Originally Posted by Daisydoo
I gotta say i'd love to see some of Lisa's outfits she wears around her pups!! Sadly i had to most of this training myself as Daisy's breeder 'doesn't use a vaccum'
Fab thread tho Lisa.. i look forward to seeing what you have to say.. Although you said you always let the dogs walk infront of you when they're on lead?? Do you ALWAYs do that or just want you're getting them use to a lead?
Let me tell you, I've had some crazy outfits on. It's like a kid playing dress up. Which is OK but sometimes the kids will bring home a new friend while I'm working with the puppies and it can be embarassing to explain why your mom is wearing a big floppy sun hat, bangle brancelts, moo-moo (with my jeans and t-shirt showing underneath), and high heels to walk a dog down the hallway. ROFLOL
I don't do obedience training and always want the dog to walk in front of me. First is a safety issue. If I can see the dog out front, in the event of danger, I can sweep down and pick it up. If I trip/fall/twist an ankle, I don't step on the dog. If the dog turns in mid stride, it's not under my feet. Etc. Believe me, I've fallen and I've seen other people fall, and there's no worse feeling than the one in your gut as you're going down, praying you don't land on the puppy. Second, for showing, it's absolutely the best presentation to have a dog in front of the handler on loose lead. The slightest bit of movement in my hand will guide the dog in the direction I want him to go. The judge can evaluate the overall structure and movement of the dog AND it shows a confident, alert little dog, which is the correct temperment for the Breed.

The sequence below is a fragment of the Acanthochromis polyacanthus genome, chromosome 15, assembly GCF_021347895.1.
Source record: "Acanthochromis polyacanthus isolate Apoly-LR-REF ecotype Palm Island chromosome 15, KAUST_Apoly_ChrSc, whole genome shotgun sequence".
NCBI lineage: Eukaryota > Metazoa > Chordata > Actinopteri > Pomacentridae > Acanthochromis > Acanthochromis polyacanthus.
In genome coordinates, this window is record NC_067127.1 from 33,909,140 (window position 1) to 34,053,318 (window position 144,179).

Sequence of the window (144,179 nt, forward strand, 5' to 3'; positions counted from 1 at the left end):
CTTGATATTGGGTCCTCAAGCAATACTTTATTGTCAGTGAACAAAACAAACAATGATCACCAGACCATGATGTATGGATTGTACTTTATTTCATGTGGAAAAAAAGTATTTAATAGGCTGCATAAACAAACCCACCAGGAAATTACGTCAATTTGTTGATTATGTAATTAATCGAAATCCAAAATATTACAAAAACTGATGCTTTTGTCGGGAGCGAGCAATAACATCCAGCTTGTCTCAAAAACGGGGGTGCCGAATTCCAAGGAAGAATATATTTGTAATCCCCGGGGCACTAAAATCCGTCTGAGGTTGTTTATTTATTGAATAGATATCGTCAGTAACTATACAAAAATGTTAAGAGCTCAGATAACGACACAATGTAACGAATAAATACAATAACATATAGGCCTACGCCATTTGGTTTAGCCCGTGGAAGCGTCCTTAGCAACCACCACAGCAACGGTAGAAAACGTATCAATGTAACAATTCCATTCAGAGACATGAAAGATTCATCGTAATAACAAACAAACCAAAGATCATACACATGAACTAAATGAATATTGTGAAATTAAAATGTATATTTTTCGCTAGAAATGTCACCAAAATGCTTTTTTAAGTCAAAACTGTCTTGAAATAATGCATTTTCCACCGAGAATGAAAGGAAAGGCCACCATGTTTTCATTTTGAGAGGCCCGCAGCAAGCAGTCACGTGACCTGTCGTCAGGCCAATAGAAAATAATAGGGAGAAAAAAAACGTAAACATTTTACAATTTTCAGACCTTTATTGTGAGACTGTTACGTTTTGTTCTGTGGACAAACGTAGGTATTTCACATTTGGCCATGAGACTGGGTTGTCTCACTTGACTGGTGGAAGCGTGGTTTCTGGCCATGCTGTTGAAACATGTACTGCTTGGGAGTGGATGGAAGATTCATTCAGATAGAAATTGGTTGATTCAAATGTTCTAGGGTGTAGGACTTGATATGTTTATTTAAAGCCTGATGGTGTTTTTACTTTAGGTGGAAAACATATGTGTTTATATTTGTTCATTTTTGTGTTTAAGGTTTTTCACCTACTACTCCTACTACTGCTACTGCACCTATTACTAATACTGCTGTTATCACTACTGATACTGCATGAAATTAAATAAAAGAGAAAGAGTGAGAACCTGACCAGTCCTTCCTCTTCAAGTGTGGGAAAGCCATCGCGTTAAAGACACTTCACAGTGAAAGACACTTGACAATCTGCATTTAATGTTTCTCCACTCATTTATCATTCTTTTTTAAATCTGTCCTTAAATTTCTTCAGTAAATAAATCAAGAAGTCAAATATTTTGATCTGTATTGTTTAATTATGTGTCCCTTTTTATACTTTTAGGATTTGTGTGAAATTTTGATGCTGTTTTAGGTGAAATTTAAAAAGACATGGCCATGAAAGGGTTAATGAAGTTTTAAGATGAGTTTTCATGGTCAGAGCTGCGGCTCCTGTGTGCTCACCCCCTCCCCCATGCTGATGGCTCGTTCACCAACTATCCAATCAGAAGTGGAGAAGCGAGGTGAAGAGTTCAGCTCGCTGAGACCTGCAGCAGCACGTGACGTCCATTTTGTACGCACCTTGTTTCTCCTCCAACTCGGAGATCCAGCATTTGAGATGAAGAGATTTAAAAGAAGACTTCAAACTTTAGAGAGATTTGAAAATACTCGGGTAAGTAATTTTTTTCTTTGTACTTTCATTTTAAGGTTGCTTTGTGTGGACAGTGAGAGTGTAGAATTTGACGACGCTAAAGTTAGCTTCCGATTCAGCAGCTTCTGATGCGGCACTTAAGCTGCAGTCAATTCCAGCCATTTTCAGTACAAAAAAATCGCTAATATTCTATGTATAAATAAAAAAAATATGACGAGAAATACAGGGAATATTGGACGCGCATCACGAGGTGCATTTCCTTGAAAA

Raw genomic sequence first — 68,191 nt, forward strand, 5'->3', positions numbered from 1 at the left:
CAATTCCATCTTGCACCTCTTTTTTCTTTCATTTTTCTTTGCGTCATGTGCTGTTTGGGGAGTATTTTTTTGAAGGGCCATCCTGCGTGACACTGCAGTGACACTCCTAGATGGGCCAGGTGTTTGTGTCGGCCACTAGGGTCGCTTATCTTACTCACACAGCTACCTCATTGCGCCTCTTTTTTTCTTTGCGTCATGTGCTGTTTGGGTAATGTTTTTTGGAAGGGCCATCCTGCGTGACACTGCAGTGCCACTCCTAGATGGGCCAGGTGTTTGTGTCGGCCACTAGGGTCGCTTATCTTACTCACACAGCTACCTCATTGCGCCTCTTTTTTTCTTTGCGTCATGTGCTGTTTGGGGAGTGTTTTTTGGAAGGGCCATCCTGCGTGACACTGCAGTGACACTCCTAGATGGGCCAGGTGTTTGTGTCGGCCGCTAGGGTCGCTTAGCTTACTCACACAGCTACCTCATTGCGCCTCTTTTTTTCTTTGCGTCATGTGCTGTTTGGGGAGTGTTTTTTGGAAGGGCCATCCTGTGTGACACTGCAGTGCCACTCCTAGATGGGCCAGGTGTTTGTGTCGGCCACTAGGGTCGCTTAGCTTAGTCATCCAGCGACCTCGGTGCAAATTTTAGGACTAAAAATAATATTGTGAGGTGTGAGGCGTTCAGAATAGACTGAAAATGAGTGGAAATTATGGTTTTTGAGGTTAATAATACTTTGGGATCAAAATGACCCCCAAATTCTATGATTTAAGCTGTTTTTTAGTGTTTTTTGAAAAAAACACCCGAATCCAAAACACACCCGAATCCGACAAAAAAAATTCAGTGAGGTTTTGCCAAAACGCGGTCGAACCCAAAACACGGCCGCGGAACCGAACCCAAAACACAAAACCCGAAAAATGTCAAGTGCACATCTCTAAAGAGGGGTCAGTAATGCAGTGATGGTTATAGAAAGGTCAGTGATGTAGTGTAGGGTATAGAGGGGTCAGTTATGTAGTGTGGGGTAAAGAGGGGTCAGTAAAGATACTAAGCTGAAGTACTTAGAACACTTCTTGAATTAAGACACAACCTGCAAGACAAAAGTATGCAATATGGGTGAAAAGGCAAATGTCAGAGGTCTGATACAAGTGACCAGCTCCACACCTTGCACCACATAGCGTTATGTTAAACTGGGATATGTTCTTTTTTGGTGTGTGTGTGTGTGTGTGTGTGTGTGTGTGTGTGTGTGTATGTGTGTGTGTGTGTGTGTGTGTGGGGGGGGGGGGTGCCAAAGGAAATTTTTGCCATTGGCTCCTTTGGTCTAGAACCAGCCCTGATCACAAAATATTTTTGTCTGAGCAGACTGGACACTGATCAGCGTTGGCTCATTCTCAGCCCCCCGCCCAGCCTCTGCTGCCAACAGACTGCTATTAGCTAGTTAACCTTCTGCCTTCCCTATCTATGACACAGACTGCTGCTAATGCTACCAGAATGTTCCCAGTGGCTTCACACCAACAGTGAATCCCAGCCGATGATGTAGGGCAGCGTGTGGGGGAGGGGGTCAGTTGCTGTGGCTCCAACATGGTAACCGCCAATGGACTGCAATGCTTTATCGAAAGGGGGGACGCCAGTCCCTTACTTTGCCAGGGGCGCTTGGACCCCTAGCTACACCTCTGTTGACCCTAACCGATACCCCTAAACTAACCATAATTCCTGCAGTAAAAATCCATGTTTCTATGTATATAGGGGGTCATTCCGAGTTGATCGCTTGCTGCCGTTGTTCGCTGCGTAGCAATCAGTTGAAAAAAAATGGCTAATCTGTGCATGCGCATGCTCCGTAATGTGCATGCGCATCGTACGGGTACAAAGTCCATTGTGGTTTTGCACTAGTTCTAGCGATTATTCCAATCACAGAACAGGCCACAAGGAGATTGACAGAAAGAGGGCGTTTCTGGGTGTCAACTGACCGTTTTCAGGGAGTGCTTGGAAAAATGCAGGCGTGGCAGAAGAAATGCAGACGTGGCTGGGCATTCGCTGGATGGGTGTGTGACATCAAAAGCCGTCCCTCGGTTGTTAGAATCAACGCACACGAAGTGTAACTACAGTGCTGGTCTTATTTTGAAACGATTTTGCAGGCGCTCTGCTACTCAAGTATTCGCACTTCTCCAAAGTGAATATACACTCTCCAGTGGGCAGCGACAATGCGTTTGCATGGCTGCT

This is why we start by letting them take us where they want to go. This teaches them to walk in front of me. Then they learn to walk where I want them to with verbal encouragement. Then they learn the feel of the lead, like I said it's just minor tension on the lead in one direction or the other, as I give the verbal direction. Eventaully, all they need is the feel of the lead. Imagine dancing with a partner. You feel the direction he wants you to go by the pressure of his hand at the small of your back. He's not heavy handed, pushing or pulling you. It's a subtle thing. Same process, only with a lead. When a dog is happy and overjoyed to be spending time with his mommy, going on walks, and showing off, it makes a fantastic image as the dog securely and confidently walks down the sidewalk with a smiling mommy a step behind him.